It may be important to note there is a subtle difference between the intention to seek intimacy verses to seek validation. Seeking validation is more about approval and okayness.

(Please listen to the podcast episode or read the transcript to hear more explanations, stories and examples.)


If you do not know you are worthy and acceptable, it may be incredibly healing to have your partner remind you of your goodness. AND are you continuously relying on your partner’s validation to source your self-esteem? Or are you doing your inner work to grow yourself?

To answer the question “Is it okay to want validation from your partner?,” it may be important to look at a few aspects within yourself first. These questions address HOW you are going about seeking validation and seeking intimacy:

  • Are you wanting your partner to be responsible for your experience? (“You didn’t agree with me. I feel small and inadequate. It is your fault that I feel insecure. Can you see how you made me feel low?”) Or are you clear that you are seeking validation? (“I am feeling a lot of self-doubt. Can you help me? Would you be willing to point out some strengths that I might be overlooking about myself or the situation? (ownership)
  • Are you willing to look at your discomfort and pain to have greater understanding of what your issue is about? Asking yourself what gets brought up in you in this situation, may help you see with is going on at the core. If you do not look within, you are likely going to miss a great opportunity to learn something powerful about yourself and you will probably project on your partner. And your partner will not have an opportunity to really be with you and connect with what is real within you. (vulnerability)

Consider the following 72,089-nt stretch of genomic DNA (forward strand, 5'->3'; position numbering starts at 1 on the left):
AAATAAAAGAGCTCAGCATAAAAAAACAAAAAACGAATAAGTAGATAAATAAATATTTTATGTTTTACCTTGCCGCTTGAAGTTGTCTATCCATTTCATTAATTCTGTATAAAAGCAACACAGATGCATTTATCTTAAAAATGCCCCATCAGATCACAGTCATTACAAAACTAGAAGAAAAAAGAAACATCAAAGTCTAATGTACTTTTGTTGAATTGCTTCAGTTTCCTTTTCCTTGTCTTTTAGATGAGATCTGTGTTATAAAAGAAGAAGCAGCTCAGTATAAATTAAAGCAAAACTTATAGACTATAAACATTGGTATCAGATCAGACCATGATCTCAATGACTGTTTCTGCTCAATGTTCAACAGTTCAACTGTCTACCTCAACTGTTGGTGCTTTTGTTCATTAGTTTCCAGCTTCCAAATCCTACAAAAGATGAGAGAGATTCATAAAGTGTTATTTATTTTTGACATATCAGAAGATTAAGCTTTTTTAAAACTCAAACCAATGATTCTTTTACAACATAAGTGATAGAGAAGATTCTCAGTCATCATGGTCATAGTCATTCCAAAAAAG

• Are you willing to let your partner really see you fully? Usually, we want our partner to look at what they did wrong to hurt or offend us. It is a much more vulnerable thing to look at why this is a tender spot for you or what insecurity it brings up in you, AND then to share it with your partner. (transparency)

“Well-differentiated people can agree without feeling like they’re “losing themselves,” and can disagree without feeling alienated and embittered, They can stay connected with people who disagree with them and still “know who they are.” They don’t have to leave the situation to hold onto their sense of self.” By David Schnarch in Passionate Marriage


1. Safety

2. Ownership (Responsibility)

3. Vulnerability (authenticity)
“Vulnerability here does not mean the act of being weak or submissive. To the contrary, it implies the courage to be yourself. It involves uncertainty, risk, and emotional exposure. And that is why it might seem scary.”  By Emma Seppälä in Why Being Vulnerable Is The Key To Intimacy 

4. Transparency:

“The truth is that when we allow ourselves to be completely open and vulnerable, we benefit, our relationships improve, and we may even become more attractive. “We are actually drawn to people who are real and down-to-earth,” says Brown. “We love authenticity and we know that life is messy and imperfect.” Why do we love children so much? Why are we drawn to people who act themselves? Because we feel an intrinsic comfort in the presence of authenticity. Moreover, someone who is real and vulnerable gives us the space and permission to be the same.” By Emma Seppälä in Why Being Vulnerable Is The Key To Intimacy 


How can you would will one of the 4 Keys this week (safety, ownership, vulnerability, transparency?



Click on this link to access the transcript for this episode: ERP 111: Is It Okay To Want Validation From Your Partner? [Transcript]